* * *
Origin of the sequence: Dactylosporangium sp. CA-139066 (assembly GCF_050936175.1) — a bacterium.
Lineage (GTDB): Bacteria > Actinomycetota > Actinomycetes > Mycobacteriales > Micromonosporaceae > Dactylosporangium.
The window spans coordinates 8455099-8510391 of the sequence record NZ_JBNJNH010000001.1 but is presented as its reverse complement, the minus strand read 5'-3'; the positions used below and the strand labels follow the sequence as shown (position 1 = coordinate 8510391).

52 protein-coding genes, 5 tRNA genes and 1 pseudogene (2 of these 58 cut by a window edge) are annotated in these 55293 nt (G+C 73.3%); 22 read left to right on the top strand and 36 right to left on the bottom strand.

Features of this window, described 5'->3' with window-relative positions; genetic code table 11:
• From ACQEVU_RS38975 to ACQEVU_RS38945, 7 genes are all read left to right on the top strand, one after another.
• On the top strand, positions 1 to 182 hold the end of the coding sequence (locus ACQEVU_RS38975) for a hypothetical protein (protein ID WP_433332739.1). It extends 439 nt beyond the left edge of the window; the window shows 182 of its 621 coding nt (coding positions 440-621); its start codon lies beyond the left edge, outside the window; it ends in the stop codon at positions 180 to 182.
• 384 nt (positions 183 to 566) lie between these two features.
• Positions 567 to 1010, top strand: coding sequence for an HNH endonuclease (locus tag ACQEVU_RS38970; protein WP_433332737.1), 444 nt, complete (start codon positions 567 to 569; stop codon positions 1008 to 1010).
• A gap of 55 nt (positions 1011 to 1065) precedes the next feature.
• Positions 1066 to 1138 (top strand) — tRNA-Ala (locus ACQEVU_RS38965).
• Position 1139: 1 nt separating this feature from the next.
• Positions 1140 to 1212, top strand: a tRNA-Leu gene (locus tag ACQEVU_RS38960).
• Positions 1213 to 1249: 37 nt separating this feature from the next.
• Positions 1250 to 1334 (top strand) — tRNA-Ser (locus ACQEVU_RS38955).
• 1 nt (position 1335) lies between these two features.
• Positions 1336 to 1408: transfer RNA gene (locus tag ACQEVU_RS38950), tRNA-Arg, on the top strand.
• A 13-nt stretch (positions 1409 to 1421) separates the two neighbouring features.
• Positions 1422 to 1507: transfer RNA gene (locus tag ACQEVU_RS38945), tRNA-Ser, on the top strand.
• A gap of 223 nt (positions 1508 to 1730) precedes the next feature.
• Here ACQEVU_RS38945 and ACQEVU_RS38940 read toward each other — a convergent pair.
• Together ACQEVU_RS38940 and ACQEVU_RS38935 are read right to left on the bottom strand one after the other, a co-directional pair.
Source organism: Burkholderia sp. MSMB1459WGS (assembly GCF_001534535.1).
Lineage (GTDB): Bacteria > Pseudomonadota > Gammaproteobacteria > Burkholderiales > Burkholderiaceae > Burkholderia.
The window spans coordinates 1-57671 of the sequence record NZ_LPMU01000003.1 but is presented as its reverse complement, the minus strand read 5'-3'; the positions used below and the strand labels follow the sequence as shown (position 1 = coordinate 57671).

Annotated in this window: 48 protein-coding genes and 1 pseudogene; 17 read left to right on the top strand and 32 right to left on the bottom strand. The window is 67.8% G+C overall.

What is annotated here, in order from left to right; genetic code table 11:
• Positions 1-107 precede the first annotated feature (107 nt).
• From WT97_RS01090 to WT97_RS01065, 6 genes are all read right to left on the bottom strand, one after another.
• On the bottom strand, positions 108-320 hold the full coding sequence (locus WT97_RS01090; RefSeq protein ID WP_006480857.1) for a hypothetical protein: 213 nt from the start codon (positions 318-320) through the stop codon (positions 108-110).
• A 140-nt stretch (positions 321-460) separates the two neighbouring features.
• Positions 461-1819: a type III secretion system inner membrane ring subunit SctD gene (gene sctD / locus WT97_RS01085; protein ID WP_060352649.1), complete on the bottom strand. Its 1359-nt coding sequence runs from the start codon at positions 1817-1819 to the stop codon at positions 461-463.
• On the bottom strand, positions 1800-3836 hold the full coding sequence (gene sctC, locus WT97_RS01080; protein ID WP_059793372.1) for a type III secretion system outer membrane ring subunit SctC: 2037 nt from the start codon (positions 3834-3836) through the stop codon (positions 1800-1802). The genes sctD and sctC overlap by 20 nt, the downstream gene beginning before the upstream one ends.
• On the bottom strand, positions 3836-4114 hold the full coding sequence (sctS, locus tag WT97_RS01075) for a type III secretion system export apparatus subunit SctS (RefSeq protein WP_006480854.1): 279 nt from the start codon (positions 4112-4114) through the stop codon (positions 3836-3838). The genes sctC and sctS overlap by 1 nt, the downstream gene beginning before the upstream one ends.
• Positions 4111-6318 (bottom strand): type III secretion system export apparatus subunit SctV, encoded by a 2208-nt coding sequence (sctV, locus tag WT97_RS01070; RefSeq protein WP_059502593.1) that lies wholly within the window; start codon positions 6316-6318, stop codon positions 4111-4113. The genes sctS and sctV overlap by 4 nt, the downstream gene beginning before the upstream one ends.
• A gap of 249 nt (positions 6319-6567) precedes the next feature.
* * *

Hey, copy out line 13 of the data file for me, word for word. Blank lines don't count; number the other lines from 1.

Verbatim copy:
• Positions 1140 to 1212, top strand: a tRNA-Leu gene (locus tag ACQEVU_RS38960).